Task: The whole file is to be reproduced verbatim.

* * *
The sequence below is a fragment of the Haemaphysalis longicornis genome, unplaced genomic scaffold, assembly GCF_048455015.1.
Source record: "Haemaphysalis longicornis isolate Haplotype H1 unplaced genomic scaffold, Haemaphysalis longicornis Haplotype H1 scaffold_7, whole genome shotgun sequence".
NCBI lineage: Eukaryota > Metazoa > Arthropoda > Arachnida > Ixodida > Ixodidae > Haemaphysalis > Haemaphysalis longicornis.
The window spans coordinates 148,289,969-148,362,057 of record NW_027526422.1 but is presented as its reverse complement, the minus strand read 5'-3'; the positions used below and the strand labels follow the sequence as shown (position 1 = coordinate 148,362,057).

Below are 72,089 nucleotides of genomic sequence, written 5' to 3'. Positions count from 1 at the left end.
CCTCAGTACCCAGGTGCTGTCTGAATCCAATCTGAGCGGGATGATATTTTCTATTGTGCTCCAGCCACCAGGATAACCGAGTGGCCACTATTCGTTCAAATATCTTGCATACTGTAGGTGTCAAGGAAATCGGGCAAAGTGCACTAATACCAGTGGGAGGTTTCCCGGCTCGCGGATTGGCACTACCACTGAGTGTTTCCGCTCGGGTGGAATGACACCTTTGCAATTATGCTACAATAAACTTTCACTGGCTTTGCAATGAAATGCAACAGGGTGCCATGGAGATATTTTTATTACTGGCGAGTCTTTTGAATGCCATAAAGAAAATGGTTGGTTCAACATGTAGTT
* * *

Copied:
The sequence below is a fragment of the Haemaphysalis longicornis genome, unplaced genomic scaffold, assembly GCF_048455015.1.
Source record: "Haemaphysalis longicornis isolate Haplotype H1 unplaced genomic scaffold, Haemaphysalis longicornis Haplotype H1 scaffold_7, whole genome shotgun sequence".
NCBI lineage: Eukaryota > Metazoa > Arthropoda > Arachnida > Ixodida > Ixodidae > Haemaphysalis > Haemaphysalis longicornis.
The window spans coordinates 148,289,969-148,362,057 of record NW_027526422.1 but is presented as its reverse complement, the minus strand read 5'-3'; the positions used below and the strand labels follow the sequence as shown (position 1 = coordinate 148,362,057).

Below are 72,089 nucleotides of genomic sequence, written 5' to 3'. Positions count from 1 at the left end.
CCTCAGTACCCAGGTGCTGTCTGAATCCAATCTGAGCGGGATGATATTTTCTATTGTGCTCCAGCCACCAGGATAACCGAGTGGCCACTATTCGTTCAAATATCTTGCATACTGTAGGTGTCAAGGAAATCGGGCAAAGTGCACTAATACCAGTGGGAGGTTTCCCGGCTCGCGGATTGGCACTACCACTGAGTGTTTCCGCTCGGGTGGAATGACACCTTTGCAATTATGCTACAATAAACTTTCACTGGCTTTGCAATGAAATGCAACAGGGTGCCATGGAGATATTTTTATTACTGGCGAGTCTTTTGAATGCCATAAAGAAAATGGTTGGTTCAACATGTAGTT